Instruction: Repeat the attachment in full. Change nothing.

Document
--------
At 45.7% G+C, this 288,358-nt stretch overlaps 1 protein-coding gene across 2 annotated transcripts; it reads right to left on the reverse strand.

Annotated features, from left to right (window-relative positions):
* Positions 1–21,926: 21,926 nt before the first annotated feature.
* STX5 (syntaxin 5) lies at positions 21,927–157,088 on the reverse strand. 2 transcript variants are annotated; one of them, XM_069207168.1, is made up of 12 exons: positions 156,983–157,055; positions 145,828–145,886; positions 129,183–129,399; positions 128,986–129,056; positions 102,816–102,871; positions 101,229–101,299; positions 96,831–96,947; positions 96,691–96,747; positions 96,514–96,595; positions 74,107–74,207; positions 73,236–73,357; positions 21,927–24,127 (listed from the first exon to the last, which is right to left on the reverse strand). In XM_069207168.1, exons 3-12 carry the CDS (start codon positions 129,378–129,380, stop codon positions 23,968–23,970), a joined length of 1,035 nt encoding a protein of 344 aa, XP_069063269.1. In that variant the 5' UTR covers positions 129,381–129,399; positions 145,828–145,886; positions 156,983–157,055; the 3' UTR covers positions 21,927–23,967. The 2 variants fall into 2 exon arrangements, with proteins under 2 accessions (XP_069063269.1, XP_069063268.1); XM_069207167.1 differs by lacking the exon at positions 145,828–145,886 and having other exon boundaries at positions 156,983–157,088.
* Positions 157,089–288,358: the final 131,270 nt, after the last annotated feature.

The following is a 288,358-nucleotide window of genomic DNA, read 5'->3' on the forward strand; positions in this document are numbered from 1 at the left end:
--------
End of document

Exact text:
At 45.7% G+C, this 288,358-nt stretch overlaps 1 protein-coding gene across 2 annotated transcripts; it reads right to left on the reverse strand.

Annotated features, from left to right (window-relative positions):
* Positions 1–21,926: 21,926 nt before the first annotated feature.
* STX5 (syntaxin 5) lies at positions 21,927–157,088 on the reverse strand. 2 transcript variants are annotated; one of them, XM_069207168.1, is made up of 12 exons: positions 156,983–157,055; positions 145,828–145,886; positions 129,183–129,399; positions 128,986–129,056; positions 102,816–102,871; positions 101,229–101,299; positions 96,831–96,947; positions 96,691–96,747; positions 96,514–96,595; positions 74,107–74,207; positions 73,236–73,357; positions 21,927–24,127 (listed from the first exon to the last, which is right to left on the reverse strand). In XM_069207168.1, exons 3-12 carry the CDS (start codon positions 129,378–129,380, stop codon positions 23,968–23,970), a joined length of 1,035 nt encoding a protein of 344 aa, XP_069063269.1. In that variant the 5' UTR covers positions 129,381–129,399; positions 145,828–145,886; positions 156,983–157,055; the 3' UTR covers positions 21,927–23,967. The 2 variants fall into 2 exon arrangements, with proteins under 2 accessions (XP_069063269.1, XP_069063268.1); XM_069207167.1 differs by lacking the exon at positions 145,828–145,886 and having other exon boundaries at positions 156,983–157,088.
* Positions 157,089–288,358: the final 131,270 nt, after the last annotated feature.

The following is a 288,358-nucleotide window of genomic DNA, read 5'->3' on the forward strand; positions in this document are numbered from 1 at the left end: